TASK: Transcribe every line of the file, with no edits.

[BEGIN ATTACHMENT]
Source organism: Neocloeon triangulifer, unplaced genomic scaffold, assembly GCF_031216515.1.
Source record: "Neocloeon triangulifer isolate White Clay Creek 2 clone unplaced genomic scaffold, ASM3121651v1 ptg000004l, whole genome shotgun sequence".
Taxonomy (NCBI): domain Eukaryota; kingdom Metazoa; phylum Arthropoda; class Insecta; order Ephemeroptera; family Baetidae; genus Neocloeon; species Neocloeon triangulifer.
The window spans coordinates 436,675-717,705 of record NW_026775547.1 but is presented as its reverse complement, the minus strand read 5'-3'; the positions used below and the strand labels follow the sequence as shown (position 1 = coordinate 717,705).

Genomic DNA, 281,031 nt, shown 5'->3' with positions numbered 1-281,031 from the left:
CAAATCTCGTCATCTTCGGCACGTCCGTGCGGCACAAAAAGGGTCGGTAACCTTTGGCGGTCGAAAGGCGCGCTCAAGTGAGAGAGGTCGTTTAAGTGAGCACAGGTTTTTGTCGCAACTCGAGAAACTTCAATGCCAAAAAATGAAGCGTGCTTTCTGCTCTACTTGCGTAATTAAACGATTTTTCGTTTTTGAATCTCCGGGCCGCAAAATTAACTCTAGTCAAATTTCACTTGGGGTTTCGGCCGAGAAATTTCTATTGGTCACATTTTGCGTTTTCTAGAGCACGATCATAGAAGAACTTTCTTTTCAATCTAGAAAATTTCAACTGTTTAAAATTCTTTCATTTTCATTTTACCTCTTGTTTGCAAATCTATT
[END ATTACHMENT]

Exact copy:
Source organism: Neocloeon triangulifer, unplaced genomic scaffold, assembly GCF_031216515.1.
Source record: "Neocloeon triangulifer isolate White Clay Creek 2 clone unplaced genomic scaffold, ASM3121651v1 ptg000004l, whole genome shotgun sequence".
Taxonomy (NCBI): domain Eukaryota; kingdom Metazoa; phylum Arthropoda; class Insecta; order Ephemeroptera; family Baetidae; genus Neocloeon; species Neocloeon triangulifer.
The window spans coordinates 436,675-717,705 of record NW_026775547.1 but is presented as its reverse complement, the minus strand read 5'-3'; the positions used below and the strand labels follow the sequence as shown (position 1 = coordinate 717,705).

Genomic DNA, 281,031 nt, shown 5'->3' with positions numbered 1-281,031 from the left:
CAAATCTCGTCATCTTCGGCACGTCCGTGCGGCACAAAAAGGGTCGGTAACCTTTGGCGGTCGAAAGGCGCGCTCAAGTGAGAGAGGTCGTTTAAGTGAGCACAGGTTTTTGTCGCAACTCGAGAAACTTCAATGCCAAAAAATGAAGCGTGCTTTCTGCTCTACTTGCGTAATTAAACGATTTTTCGTTTTTGAATCTCCGGGCCGCAAAATTAACTCTAGTCAAATTTCACTTGGGGTTTCGGCCGAGAAATTTCTATTGGTCACATTTTGCGTTTTCTAGAGCACGATCATAGAAGAACTTTCTTTTCAATCTAGAAAATTTCAACTGTTTAAAATTCTTTCATTTTCATTTTACCTCTTGTTTGCAAATCTATT